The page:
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Frank McCourt

Pulitzer Prize for Biography

The men got out of work, out of the factories and the timber yards and the cement factories at 5:30. They would come home on Friday night, most of them, wash themselves to here, from here to here, never below. No, people didn't touch themselves with water from one end of the year to the other. They'd come home, wash their hands, throw water on their faces, have their Friday night tea, which was an egg because it was Friday, and then the women would give the price of a few pints and they'd go out and they'd have a few pints, talk, sing a few songs, come home, have tea, go to bed, and go to work the next morning. Five thirty, they were out. By six o'clock most of them were home for that wash and their tea. The Angelus would ring all over Limerick in all the churches and the women would wait, but my mother would wait on tenterhooks. If he wasn't home by 6:00 o'clock, boom, boom, bong, bong all around the city. If he wasn't home by the time the Angelus rang, he wasn't coming home and then she'd sink deeper and deeper into the chair by the fire, because we knew then the wages were gone and he'd arrive home after the pubs were closed, roaring and singing down the lane, "Roddy McCorley Goes to Die," and all the patriotic songs. He grieved over Ireland and didn't care if we starved to death that night and the next day.
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Frank McCourt

Pulitzer Prize for Biography

The minute I opened my mouth then they'd say, "Oh, you're Irish." Suddenly I'm labeled. I wasn't a human being. In Ireland I was just a low-class type, but here I'm a low-class Irish type, an Irish low-class type. So I didn't know. Somehow I had to deal with that. "Oh, you're Irish." And at that time, that was 1949, there was still some kind of a lingering residue of prejudice against the Irish. People used to tell me, all the people, up and down New England (I'm in New York) there would be signs saying, "No Irish need apply." And even the Irish-Americans would listen to me and they'd patronize me. I was a bit simple as if I had just come off a farm. And I knew better than that. I knew I was better than that. People who -- Irish-Americans who were running elevators and working as porters, they were looking down on me, and I knew then that I was again at the bottom of the heap.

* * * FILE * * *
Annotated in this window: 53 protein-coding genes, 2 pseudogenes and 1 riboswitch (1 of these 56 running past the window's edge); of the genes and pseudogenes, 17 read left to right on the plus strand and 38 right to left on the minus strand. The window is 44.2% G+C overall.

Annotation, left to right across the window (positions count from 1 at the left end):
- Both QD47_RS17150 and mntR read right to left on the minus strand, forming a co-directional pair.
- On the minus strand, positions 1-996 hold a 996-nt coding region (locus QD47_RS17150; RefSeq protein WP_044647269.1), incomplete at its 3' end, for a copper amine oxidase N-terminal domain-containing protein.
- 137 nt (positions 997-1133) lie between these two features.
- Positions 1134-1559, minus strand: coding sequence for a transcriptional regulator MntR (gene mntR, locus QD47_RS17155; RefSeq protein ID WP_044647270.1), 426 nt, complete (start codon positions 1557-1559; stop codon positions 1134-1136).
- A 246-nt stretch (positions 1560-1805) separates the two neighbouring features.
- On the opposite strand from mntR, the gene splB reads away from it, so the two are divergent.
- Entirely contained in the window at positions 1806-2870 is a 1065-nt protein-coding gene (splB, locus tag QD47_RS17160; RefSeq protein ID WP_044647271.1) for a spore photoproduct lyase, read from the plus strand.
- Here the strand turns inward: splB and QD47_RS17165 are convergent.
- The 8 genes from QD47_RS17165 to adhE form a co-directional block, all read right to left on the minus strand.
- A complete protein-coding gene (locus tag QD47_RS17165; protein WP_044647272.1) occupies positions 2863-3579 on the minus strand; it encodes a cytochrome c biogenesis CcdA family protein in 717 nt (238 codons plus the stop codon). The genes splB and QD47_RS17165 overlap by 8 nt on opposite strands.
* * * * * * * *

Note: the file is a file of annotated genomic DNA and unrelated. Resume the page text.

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David McCullough

Two Pulitzer Prizes for Biography

David McCullough: Years ago, when I was first brave enough, when I'd summoned the courage to decide I was going to attempt writing a book, I met a man one night at a party. And he was an elderly fellow, and I was about 28 years old, and I had heard -- his name was Harry Sinclair Drago, and he wrote Westerns -- and a friend said to me, "You see that old fellow over there? That's Harry Drago. He's written over 100 books." And I thought, "I'd like to talk to him." So I went over, and I said, "Mr. Drago, I - -somebody told me that you've written over 100 books." He said, "Yes, that's right." I said, "How do you do that?" He said, "Four pages a day, that's how you write 100 books. That's how you write books."